AIB deputy chair says pay restrictions ‘key concern’ for investors
Bank is considering the sale of a final batch of problem loans later this year
AIB’s deputy chairperson Catherine Woods told shareholders at the group’s annual general meeting on Wednesday that ongoing pay restrictions and a ban on bonuses across bailed-out banks “remains a real concern” for its large institutional shareholders.
Ms Woods, who was standing in for group chairman Richard Pym, who recently underwent minor surgery, told the meeting in Dublin that AIB’s efforts to attract and retain staff partly depended on its “ability to compete with the remuneration practices of other employers”.
She said the bank, which saw Minister for Finance Paschal Donohoe use the State’s 71 per cent shareholding to shoot down its plans to reintroduce a long-term incentive plan for top executives at the 2018 agm, held off on making a new proposal this year as outside consultants complete a review of remuneration in the sector for the State.
A draft copy of the report, filed by consultants Korn Ferry late last year, is understood to highlight that the current restrictions are unsustainable, although Mr Donohoe has said he has no plans to ease them.
AIB has seen Colin Hunt and Donal Galvin take over as chief executive and chief financial officer, respectively, in recent months following the departure of previous incumbents, Bernard Byrne and Mark Bourke.
Speaking to reporters after the agm, Mr Hunt said that “most acute pressure” being felt as a result of the effective ban on performance-based pay is in retaining mid-ranking employees that in the middle of their careers.
“This is the lifeblood of future talent in our bank and we want to be in a position where the bank is an attractive place to work,” he said.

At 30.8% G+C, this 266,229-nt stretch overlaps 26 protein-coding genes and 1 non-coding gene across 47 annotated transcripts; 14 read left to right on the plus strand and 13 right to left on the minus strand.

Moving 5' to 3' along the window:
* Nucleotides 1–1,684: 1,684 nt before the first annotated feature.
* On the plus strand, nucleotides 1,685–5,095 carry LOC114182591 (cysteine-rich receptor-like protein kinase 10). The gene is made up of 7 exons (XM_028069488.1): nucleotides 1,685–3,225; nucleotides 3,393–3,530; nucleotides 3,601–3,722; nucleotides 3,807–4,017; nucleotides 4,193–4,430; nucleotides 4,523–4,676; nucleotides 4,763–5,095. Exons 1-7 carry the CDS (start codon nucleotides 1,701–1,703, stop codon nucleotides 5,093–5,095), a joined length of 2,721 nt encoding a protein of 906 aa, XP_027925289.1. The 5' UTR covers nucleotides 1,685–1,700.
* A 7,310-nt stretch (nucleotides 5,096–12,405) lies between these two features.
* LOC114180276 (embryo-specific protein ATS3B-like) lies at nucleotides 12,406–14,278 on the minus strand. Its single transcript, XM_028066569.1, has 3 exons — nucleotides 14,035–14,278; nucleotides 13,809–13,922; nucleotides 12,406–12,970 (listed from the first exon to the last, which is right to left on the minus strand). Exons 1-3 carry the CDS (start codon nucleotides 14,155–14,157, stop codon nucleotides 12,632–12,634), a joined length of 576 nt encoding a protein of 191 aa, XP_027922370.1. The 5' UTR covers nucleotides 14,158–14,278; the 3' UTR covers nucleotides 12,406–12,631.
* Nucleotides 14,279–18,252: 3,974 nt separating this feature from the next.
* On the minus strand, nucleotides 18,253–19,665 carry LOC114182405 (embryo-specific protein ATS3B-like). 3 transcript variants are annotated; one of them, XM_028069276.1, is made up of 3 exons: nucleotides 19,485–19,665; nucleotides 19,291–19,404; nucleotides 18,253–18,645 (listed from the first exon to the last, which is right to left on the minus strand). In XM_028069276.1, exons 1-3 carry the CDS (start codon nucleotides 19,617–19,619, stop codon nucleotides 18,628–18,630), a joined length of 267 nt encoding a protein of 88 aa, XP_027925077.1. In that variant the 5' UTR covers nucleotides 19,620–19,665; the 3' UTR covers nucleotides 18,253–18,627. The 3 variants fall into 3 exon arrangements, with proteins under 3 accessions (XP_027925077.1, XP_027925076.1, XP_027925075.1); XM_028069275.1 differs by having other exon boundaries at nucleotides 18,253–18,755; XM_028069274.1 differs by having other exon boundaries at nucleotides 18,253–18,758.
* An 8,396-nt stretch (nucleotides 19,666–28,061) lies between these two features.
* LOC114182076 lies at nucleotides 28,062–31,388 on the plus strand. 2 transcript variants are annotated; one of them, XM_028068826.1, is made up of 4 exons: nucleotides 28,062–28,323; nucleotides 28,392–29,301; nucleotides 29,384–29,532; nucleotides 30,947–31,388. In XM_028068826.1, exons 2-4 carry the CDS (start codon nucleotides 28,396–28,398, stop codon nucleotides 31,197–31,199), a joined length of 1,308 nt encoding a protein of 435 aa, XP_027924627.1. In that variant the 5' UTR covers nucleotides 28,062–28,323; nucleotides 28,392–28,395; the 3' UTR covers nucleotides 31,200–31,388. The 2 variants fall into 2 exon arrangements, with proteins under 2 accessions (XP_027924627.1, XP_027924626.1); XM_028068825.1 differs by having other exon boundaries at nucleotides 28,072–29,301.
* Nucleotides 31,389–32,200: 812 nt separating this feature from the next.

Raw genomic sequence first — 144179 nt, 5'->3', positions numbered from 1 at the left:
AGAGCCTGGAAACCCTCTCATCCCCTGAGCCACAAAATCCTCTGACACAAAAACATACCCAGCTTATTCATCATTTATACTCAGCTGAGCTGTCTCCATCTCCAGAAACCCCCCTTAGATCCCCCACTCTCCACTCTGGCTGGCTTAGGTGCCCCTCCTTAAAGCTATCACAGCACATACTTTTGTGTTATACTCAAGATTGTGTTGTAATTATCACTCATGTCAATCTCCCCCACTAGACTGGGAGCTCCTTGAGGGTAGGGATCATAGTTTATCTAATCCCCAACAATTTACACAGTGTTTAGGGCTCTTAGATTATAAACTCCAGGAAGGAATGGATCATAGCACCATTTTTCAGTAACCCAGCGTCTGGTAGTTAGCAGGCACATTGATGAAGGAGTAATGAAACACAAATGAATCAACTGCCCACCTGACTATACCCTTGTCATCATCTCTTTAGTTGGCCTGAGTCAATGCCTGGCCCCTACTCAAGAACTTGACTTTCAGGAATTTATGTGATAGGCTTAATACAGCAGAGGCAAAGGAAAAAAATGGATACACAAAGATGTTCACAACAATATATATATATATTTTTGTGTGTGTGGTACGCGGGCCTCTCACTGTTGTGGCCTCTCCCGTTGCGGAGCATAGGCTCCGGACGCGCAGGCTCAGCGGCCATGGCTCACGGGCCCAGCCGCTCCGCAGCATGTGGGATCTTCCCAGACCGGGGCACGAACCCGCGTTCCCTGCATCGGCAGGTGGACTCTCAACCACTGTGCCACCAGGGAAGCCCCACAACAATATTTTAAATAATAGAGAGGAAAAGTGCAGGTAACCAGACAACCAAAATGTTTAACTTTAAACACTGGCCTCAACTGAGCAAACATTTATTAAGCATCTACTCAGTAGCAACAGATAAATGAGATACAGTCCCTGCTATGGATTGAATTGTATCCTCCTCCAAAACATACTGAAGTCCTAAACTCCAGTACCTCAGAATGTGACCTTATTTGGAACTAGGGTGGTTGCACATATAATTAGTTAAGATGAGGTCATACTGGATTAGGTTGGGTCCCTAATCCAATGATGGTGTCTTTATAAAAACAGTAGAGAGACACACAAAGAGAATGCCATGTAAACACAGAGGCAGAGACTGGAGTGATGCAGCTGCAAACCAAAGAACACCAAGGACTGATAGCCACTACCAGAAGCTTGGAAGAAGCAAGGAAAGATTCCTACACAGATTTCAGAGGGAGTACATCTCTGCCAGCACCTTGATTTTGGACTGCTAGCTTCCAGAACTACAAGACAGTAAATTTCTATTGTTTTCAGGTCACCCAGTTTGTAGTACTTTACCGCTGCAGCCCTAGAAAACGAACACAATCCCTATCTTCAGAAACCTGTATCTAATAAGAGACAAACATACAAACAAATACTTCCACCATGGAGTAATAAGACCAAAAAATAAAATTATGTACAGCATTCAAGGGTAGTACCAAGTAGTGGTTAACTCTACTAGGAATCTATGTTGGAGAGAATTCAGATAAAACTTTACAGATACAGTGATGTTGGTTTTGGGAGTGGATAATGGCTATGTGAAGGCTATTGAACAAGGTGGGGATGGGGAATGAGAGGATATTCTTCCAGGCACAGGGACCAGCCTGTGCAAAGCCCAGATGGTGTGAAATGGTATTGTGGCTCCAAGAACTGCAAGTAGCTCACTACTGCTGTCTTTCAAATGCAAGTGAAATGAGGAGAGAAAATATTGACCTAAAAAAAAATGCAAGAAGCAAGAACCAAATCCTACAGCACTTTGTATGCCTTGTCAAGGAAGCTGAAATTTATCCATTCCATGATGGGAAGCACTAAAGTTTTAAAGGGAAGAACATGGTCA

AIB faced criticism from consumer advocate Brendan Burgess during the meeting for its continued refusal to put 6,000 customers on a cheap tracker mortgage linked to the European Central Bank’s (ECB) main rate. These customers were on a fixed rate when the financial crisis struck in 2008, but their option to move onto a tracker rate was removed when the lender stopped offering this product in October that year.
The bank has given these customers €1,615 in compensation as part of the industry-wide tracker mortgage review in recent years. “These customers never had a tracker,” said Ms Woods. “We are now very, very comfortable with the position that we’re in.”
Meanwhile, AIB is considering the sale of a final batch of problem loans later this year as it seeks to reduce its non-performing loans (NPLs) by as much as €3 billion in order to cut its NPLs ratio to about 5 per cent from about 8 per cent, currently.
The bank sold a €1 billion portfolio of mainly investment loans to a consortium led by US distressed debt group Cerberus earlier this month. However, the deal also included 220 owner-occupier mortgages and some agricultural assets that were used as security by borrowers for commercial property loans.
A group of farmers and the Irish Farmers Association (IFA) gathered outside the meeting at a Dublin hotel to protest against the inclusion of agriculture assets in the recent loan sale.
Speaking outside the meeting, the IFA’s farm business chairman, Martin Stapleton, said it was “wrong” that AIB would sell these loans to a fund that was “not interested in resolving issues by entering into long-term arrangements with farmers”.